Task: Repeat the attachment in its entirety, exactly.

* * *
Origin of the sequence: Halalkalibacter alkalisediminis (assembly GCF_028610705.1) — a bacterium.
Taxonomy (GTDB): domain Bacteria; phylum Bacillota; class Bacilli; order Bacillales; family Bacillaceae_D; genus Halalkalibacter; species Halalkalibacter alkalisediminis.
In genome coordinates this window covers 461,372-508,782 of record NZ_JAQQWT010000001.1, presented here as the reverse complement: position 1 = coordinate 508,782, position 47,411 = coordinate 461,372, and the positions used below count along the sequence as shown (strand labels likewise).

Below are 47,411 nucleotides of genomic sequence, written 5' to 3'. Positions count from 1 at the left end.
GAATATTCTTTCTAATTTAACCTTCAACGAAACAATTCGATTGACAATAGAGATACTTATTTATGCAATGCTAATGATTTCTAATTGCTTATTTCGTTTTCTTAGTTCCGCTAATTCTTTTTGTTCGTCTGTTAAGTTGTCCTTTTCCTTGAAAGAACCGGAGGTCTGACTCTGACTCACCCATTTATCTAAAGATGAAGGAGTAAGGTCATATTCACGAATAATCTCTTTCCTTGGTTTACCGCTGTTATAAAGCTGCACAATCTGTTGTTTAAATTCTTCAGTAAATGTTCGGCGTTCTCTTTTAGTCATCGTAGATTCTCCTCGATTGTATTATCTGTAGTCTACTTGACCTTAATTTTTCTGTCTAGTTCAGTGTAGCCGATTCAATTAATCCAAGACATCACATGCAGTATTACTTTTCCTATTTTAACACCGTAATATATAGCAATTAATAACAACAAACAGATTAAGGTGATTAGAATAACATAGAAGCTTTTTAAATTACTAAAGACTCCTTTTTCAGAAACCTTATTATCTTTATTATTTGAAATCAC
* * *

Origin of the sequence: Halalkalibacter alkalisediminis (assembly GCF_028610705.1) — a bacterium.
Taxonomy (GTDB): domain Bacteria; phylum Bacillota; class Bacilli; order Bacillales; family Bacillaceae_D; genus Halalkalibacter; species Halalkalibacter alkalisediminis.
In genome coordinates this window covers 461,372-508,782 of record NZ_JAQQWT010000001.1, presented here as the reverse complement: position 1 = coordinate 508,782, position 47,411 = coordinate 461,372, and the positions used below count along the sequence as shown (strand labels likewise).

Below are 47,411 nucleotides of genomic sequence, written 5' to 3'. Positions count from 1 at the left end.
GAATATTCTTTCTAATTTAACCTTCAACGAAACAATTCGATTGACAATAGAGATACTTATTTATGCAATGCTAATGATTTCTAATTGCTTATTTCGTTTTCTTAGTTCCGCTAATTCTTTTTGTTCGTCTGTTAAGTTGTCCTTTTCCTTGAAAGAACCGGAGGTCTGACTCTGACTCACCCATTTATCTAAAGATGAAGGAGTAAGGTCATATTCACGAATAATCTCTTTCCTTGGTTTACCGCTGTTATAAAGCTGCACAATCTGTTGTTTAAATTCTTCAGTAAATGTTCGGCGTTCTCTTTTAGTCATCGTAGATTCTCCTCGATTGTATTATCTGTAGTCTACTTGACCTTAATTTTTCTGTCTAGTTCAGTGTAGCCGATTCAATTAATCCAAGACATCACATGCAGTATTACTTTTCCTATTTTAACACCGTAATATATAGCAATTAATAACAACAAACAGATTAAGGTGATTAGAATAACATAGAAGCTTTTTAAATTACTAAAGACTCCTTTTTCAGAAACCTTATTATCTTTATTATTTGAAATCAC